dealer buy prices

GazesGazes Posts: 1,219 ✭✭✭✭✭

I know gold bars have different premiums when being sold depending on the manufacturer. my experience when selling is that most dealers treat all gold bars the same and offer the same price. Is this what others have found?

Comments

  • blitzdudeblitzdude Posts: 1,451 ✭✭✭✭✭

    Gold bars typically sell back of spot. Manufacture typically doesn't matter. I think the price is low due to astronomical numbers of counterfeits. Disclaimer: I haven't bought or sold may due to counterfeit issues but see it everyday.

  • tneigtneig Posts: 1,492 ✭✭✭

    Ouch!

    COA
  • FSFFSF Posts: 362 ✭✭✭

    @blitzdude said:
    Gold bars typically sell back of spot. Manufacture typically doesn't matter. I think the price is low due to astronomical numbers of counterfeits. Disclaimer: I haven't bought or sold may due to counterfeit issues but see it everyday.

    On top of this, liquidity can be a nightmare. I've never known a local B&M willing to make an offer on a gold bar.

  • bronco2078bronco2078 Posts: 6,965 ✭✭✭✭✭

    the whole point of a bar is that it trades near spot , narrow spreads are what you look for. If you choose to over pay for a plain lump of metal thinking its collectible its your right. Others will not make the same mistake.

    The words collectible and bar pushed together in any sentence form an oxymoron

  • FSFFSF Posts: 362 ✭✭✭

    @bronco2078 said:
    the whole point of a bar is that it trades near spot , narrow spreads are what you look for. If you choose to over pay for a plain lump of metal thinking its collectible its your right. Others will not make the same mistake.

    The words collectible and bar pushed together in any sentence form an oxymoron

    I wouldn't go that far. The gold bar in following link, which 1peter posted in the US Coin forum is pretty bad ass:

    https://www.ebay.com/itm/2018-100-1oz-Gold-Australian-Bullion-Dragon-Rectangular-Coin-Bar-9999/332942965826?hash=item4d84f27c42:g:USQAAOSwm5xcEBw9:rk:21:pf:0&LH_BIN=1

    I'm quite familiar with these as I looked into getting a few monster boxes last year of the silver so for those of you wanting one for a reasonable price, the silver bar is an option.

  • bronco2078bronco2078 Posts: 6,965 ✭✭✭✭✭

    @FSF said:

    @bronco2078 said:
    the whole point of a bar is that it trades near spot , narrow spreads are what you look for. If you choose to over pay for a plain lump of metal thinking its collectible its your right. Others will not make the same mistake.

    The words collectible and bar pushed together in any sentence form an oxymoron

    I wouldn't go that far. The gold bar in following link, which 1peter posted in the US Coin forum is pretty bad ass:

    https://www.ebay.com/itm/2018-100-1oz-Gold-Australian-Bullion-Dragon-Rectangular-Coin-Bar-9999/332942965826?hash=item4d84f27c42:g:USQAAOSwm5xcEBw9:rk:21:pf:0&LH_BIN=1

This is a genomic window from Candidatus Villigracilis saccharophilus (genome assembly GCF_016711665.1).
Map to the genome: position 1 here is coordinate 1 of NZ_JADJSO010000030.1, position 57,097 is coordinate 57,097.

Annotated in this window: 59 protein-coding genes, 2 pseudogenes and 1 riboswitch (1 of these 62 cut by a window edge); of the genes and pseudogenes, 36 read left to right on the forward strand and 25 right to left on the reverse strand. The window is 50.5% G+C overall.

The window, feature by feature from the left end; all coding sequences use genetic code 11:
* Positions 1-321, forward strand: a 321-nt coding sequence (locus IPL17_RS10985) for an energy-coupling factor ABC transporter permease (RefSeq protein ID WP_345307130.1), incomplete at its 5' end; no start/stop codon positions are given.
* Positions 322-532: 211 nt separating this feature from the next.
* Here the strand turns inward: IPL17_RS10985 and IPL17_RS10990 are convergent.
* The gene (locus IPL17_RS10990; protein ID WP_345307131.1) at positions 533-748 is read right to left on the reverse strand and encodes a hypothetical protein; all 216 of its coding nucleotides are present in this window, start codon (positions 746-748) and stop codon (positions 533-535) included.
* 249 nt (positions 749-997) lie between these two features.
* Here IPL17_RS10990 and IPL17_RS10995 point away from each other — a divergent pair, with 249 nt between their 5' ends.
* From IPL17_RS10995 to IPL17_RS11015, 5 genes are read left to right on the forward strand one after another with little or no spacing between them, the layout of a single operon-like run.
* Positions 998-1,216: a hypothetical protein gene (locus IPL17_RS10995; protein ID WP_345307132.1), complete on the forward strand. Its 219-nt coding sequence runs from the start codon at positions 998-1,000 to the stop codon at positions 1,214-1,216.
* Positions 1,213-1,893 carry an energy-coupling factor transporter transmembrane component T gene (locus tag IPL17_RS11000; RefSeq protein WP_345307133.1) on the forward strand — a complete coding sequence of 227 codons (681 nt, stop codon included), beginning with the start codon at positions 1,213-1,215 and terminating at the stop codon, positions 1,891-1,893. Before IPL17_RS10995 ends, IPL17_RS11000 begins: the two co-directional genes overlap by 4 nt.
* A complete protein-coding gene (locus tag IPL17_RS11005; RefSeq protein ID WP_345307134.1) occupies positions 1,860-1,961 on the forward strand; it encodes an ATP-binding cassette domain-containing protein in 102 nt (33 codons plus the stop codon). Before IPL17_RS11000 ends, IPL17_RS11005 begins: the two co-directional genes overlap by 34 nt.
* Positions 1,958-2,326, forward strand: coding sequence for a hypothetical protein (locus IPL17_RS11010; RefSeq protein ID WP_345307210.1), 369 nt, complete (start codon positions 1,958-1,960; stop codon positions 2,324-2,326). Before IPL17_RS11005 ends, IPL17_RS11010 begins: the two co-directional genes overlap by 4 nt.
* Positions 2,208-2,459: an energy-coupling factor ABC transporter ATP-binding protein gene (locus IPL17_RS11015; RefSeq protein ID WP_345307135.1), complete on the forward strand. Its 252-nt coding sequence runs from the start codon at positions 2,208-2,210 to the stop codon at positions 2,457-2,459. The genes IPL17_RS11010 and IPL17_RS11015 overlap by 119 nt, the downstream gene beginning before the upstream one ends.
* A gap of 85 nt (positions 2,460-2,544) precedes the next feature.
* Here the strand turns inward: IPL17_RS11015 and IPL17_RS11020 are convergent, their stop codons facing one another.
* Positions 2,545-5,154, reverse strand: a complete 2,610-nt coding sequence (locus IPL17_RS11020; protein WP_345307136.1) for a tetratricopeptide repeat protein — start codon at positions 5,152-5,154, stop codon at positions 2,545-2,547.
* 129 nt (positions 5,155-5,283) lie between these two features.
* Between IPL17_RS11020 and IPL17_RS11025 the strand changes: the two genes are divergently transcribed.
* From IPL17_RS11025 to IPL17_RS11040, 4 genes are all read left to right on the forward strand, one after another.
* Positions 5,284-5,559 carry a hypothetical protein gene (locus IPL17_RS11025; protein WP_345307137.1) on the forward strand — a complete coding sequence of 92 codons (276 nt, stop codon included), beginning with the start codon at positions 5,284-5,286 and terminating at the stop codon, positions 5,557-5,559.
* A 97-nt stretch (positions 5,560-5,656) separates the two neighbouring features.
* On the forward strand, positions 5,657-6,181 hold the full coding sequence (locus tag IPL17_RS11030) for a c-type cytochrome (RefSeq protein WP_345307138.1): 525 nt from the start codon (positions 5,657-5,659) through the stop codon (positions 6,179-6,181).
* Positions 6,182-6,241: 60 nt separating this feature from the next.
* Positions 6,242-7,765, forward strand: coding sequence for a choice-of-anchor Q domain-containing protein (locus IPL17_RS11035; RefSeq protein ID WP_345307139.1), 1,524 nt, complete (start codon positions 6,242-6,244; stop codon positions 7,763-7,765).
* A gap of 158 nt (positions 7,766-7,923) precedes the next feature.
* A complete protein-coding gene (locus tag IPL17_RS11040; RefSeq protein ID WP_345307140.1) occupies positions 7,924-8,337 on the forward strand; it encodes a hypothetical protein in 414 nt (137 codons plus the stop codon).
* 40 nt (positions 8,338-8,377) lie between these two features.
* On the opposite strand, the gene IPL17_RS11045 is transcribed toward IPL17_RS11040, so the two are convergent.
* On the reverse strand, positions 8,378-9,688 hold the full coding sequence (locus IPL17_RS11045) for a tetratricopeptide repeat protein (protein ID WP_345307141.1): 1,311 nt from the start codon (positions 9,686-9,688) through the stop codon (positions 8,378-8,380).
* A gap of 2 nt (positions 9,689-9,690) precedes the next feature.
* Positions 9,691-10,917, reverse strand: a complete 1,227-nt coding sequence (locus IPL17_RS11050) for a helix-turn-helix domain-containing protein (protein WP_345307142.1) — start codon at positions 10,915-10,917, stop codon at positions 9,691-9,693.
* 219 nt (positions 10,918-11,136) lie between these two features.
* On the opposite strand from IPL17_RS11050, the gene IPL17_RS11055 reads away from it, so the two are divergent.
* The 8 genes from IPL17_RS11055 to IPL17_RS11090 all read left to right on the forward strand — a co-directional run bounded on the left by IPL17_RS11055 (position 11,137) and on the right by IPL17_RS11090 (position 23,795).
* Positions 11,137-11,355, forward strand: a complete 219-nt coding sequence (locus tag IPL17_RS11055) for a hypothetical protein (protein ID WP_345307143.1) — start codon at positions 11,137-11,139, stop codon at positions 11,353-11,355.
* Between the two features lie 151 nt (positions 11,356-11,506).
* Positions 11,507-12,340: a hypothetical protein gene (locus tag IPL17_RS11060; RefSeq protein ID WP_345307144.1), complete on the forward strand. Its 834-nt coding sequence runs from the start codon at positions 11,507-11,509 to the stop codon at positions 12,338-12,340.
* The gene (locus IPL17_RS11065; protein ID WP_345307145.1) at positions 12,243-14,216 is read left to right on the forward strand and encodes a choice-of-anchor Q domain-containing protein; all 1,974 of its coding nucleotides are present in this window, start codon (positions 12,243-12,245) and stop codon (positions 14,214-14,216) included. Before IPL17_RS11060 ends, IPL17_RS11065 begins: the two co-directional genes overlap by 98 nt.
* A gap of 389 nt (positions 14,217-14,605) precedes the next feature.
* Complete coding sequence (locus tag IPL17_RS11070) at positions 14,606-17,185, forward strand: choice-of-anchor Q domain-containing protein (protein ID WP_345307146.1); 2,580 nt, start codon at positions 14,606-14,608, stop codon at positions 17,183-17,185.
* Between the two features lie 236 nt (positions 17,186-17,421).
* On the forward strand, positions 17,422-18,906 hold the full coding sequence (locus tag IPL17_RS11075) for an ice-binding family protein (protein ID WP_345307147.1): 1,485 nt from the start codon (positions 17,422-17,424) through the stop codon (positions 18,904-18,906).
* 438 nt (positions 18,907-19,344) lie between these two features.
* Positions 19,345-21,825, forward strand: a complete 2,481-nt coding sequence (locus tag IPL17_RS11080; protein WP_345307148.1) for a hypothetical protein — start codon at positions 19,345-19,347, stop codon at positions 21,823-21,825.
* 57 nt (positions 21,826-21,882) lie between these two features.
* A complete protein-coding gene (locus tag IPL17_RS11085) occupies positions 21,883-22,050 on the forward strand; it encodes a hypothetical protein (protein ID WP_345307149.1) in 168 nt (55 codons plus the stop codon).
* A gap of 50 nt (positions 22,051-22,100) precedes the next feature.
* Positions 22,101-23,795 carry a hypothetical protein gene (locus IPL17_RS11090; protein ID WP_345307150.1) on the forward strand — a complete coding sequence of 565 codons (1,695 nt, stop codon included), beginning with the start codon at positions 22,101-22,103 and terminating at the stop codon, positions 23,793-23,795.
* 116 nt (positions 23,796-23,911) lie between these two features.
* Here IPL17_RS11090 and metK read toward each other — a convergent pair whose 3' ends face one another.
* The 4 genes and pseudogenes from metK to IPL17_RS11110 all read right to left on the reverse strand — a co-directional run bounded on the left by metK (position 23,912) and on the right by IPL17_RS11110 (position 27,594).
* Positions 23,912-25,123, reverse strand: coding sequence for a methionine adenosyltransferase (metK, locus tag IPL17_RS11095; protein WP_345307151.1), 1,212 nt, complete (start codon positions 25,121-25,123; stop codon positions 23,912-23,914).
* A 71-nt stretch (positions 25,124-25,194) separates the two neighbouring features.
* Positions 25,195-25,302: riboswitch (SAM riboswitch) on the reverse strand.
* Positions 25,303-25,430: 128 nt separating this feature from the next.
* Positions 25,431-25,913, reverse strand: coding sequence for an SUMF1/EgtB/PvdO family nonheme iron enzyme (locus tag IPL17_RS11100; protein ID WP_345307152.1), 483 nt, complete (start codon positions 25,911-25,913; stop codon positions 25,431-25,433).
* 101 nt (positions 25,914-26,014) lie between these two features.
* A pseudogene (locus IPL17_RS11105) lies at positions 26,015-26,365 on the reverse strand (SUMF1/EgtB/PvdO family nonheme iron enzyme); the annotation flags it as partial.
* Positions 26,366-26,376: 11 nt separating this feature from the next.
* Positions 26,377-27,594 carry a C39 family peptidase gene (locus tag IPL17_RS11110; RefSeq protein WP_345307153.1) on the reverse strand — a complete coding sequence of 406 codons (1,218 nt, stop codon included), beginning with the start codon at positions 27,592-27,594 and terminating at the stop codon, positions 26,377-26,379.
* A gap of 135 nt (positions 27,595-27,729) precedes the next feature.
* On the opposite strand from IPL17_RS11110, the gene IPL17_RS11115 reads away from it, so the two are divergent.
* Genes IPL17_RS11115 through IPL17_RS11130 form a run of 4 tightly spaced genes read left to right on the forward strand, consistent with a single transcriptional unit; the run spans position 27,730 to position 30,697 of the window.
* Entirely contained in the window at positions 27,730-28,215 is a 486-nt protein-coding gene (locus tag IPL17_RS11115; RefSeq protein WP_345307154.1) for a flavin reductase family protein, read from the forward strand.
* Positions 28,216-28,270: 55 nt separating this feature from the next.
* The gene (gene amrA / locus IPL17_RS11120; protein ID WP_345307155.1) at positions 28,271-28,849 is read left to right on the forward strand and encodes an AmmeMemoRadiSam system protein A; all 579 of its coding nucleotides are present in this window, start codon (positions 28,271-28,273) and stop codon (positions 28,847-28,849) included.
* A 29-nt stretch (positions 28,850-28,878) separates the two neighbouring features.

I'm quite familiar with these as I looked into getting a few monster boxes last year of the silver so for those of you wanting one for a reasonable price, the silver bar is an option.

    if you want to drive nails with a wrench or drill holes with ski boot you can but why not use the proper tool for the job?

  • FSFFSF Posts: 362 ✭✭✭

    I suppose that would all depend on what the "job" was.

  • BAJJERFANBAJJERFAN Posts: 29,150 ✭✭✭✭✭

    @FSF said:

    @blitzdude said:
    Gold bars typically sell back of spot. Manufacture typically doesn't matter. I think the price is low due to astronomical numbers of counterfeits. Disclaimer: I haven't bought or sold may due to counterfeit issues but see it everyday.

    On top of this, liquidity can be a nightmare. I've never known a local B&M willing to make an offer on a gold bar.

    Not even a lowball offer?

  • FSFFSF Posts: 362 ✭✭✭

    @BAJJERFAN said:

    @FSF said:

    @blitzdude said:
    Gold bars typically sell back of spot. Manufacture typically doesn't matter. I think the price is low due to astronomical numbers of counterfeits. Disclaimer: I haven't bought or sold may due to counterfeit issues but see it everyday.

    On top of this, liquidity can be a nightmare. I've never known a local B&M willing to make an offer on a gold bar.

    Not even a lowball offer?

    No. Their primary issues seem be authenticity and their unwillingness to take on the risk. A minor secondary issue seems to be liquidity. Most people seem to be asking for Eagles. The main bullion dealer I use would only offer 90% on a half oz gold Philharmonic that I recently sold to them. I'm not one to squeeze every last dollar out of a transaction for such a small amount.

    Beware of dealing in non-eagles, Buffaloes and Maples. Even places like APMEX can be an issue. Their buy prices are often times just a number that they put up stating that you have to sell a lot if you want that price. I've tested that in the past, disingenuously as I did not have the material to sell, and then of course I got the response that they had too many. When asked why they have a buy price, they said they sometimes don't have updated figures on their website.

  • BAJJERFANBAJJERFAN Posts: 29,150 ✭✭✭✭✭

    @FSF said:

    @BAJJERFAN said:

    @FSF said:

    @blitzdude said:
    Gold bars typically sell back of spot. Manufacture typically doesn't matter. I think the price is low due to astronomical numbers of counterfeits. Disclaimer: I haven't bought or sold may due to counterfeit issues but see it everyday.

    On top of this, liquidity can be a nightmare. I've never known a local B&M willing to make an offer on a gold bar.

    Not even a lowball offer?

    No. Their primary issues seem be authenticity and their unwillingness to take on the risk. A minor secondary issue seems to be liquidity. Most people seem to be asking for Eagles. The main bullion dealer I use would only offer 90% on a half oz gold Philharmonic that I recently sold to them. I'm not one to squeeze every last dollar out of a transaction for such a small amount.